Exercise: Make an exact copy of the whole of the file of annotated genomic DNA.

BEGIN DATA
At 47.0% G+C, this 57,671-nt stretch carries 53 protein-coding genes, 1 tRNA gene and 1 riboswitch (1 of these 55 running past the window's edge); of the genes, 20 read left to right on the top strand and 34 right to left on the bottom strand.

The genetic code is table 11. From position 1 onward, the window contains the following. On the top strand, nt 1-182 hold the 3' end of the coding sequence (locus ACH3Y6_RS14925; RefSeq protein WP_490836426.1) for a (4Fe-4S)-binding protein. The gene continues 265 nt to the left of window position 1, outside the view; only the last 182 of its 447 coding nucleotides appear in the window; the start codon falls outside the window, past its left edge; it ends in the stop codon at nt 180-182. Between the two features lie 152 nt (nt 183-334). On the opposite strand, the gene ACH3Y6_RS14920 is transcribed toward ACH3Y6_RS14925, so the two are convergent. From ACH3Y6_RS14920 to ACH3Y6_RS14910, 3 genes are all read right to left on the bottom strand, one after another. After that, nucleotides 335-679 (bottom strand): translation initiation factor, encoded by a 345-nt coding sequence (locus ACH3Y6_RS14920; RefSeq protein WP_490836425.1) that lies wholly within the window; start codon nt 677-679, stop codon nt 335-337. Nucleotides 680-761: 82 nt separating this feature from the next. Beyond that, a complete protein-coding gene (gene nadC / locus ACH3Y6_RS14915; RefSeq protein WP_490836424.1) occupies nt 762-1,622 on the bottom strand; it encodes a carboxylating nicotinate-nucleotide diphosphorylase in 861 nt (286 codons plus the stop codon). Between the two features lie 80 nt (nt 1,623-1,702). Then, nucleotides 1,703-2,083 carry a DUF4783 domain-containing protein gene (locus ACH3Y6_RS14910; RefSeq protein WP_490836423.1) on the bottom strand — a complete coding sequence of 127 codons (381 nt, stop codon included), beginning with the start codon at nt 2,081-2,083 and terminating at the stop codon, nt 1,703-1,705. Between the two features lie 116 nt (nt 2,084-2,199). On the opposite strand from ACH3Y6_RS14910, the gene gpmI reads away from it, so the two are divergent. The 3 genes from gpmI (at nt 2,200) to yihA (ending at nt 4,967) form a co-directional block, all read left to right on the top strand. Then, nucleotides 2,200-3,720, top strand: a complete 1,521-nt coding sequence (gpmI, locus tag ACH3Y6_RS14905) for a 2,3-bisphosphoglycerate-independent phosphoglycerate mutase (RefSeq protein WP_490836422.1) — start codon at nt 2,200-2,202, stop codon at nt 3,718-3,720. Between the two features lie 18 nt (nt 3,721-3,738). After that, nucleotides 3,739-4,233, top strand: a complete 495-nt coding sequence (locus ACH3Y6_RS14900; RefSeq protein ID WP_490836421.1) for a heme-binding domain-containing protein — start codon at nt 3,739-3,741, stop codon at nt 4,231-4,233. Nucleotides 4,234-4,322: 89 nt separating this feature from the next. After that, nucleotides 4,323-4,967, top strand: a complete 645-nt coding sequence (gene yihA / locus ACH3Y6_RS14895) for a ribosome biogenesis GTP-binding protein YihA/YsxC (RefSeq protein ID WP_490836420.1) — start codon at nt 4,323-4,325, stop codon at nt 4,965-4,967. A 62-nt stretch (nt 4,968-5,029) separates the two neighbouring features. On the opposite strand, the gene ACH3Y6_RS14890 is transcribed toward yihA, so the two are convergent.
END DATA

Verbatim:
At 47.0% G+C, this 57,671-nt stretch carries 53 protein-coding genes, 1 tRNA gene and 1 riboswitch (1 of these 55 running past the window's edge); of the genes, 20 read left to right on the top strand and 34 right to left on the bottom strand.

The genetic code is table 11. From position 1 onward, the window contains the following. On the top strand, nt 1-182 hold the 3' end of the coding sequence (locus ACH3Y6_RS14925; RefSeq protein WP_490836426.1) for a (4Fe-4S)-binding protein. The gene continues 265 nt to the left of window position 1, outside the view; only the last 182 of its 447 coding nucleotides appear in the window; the start codon falls outside the window, past its left edge; it ends in the stop codon at nt 180-182. Between the two features lie 152 nt (nt 183-334). On the opposite strand, the gene ACH3Y6_RS14920 is transcribed toward ACH3Y6_RS14925, so the two are convergent. From ACH3Y6_RS14920 to ACH3Y6_RS14910, 3 genes are all read right to left on the bottom strand, one after another. After that, nucleotides 335-679 (bottom strand): translation initiation factor, encoded by a 345-nt coding sequence (locus ACH3Y6_RS14920; RefSeq protein WP_490836425.1) that lies wholly within the window; start codon nt 677-679, stop codon nt 335-337. Nucleotides 680-761: 82 nt separating this feature from the next. Beyond that, a complete protein-coding gene (gene nadC / locus ACH3Y6_RS14915; RefSeq protein WP_490836424.1) occupies nt 762-1,622 on the bottom strand; it encodes a carboxylating nicotinate-nucleotide diphosphorylase in 861 nt (286 codons plus the stop codon). Between the two features lie 80 nt (nt 1,623-1,702). Then, nucleotides 1,703-2,083 carry a DUF4783 domain-containing protein gene (locus ACH3Y6_RS14910; RefSeq protein WP_490836423.1) on the bottom strand — a complete coding sequence of 127 codons (381 nt, stop codon included), beginning with the start codon at nt 2,081-2,083 and terminating at the stop codon, nt 1,703-1,705. Between the two features lie 116 nt (nt 2,084-2,199). On the opposite strand from ACH3Y6_RS14910, the gene gpmI reads away from it, so the two are divergent. The 3 genes from gpmI (at nt 2,200) to yihA (ending at nt 4,967) form a co-directional block, all read left to right on the top strand. Then, nucleotides 2,200-3,720, top strand: a complete 1,521-nt coding sequence (gpmI, locus tag ACH3Y6_RS14905) for a 2,3-bisphosphoglycerate-independent phosphoglycerate mutase (RefSeq protein WP_490836422.1) — start codon at nt 2,200-2,202, stop codon at nt 3,718-3,720. Between the two features lie 18 nt (nt 3,721-3,738). After that, nucleotides 3,739-4,233, top strand: a complete 495-nt coding sequence (locus ACH3Y6_RS14900; RefSeq protein ID WP_490836421.1) for a heme-binding domain-containing protein — start codon at nt 3,739-3,741, stop codon at nt 4,231-4,233. Nucleotides 4,234-4,322: 89 nt separating this feature from the next. After that, nucleotides 4,323-4,967, top strand: a complete 645-nt coding sequence (gene yihA / locus ACH3Y6_RS14895) for a ribosome biogenesis GTP-binding protein YihA/YsxC (RefSeq protein ID WP_490836420.1) — start codon at nt 4,323-4,325, stop codon at nt 4,965-4,967. A 62-nt stretch (nt 4,968-5,029) separates the two neighbouring features. On the opposite strand, the gene ACH3Y6_RS14890 is transcribed toward yihA, so the two are convergent.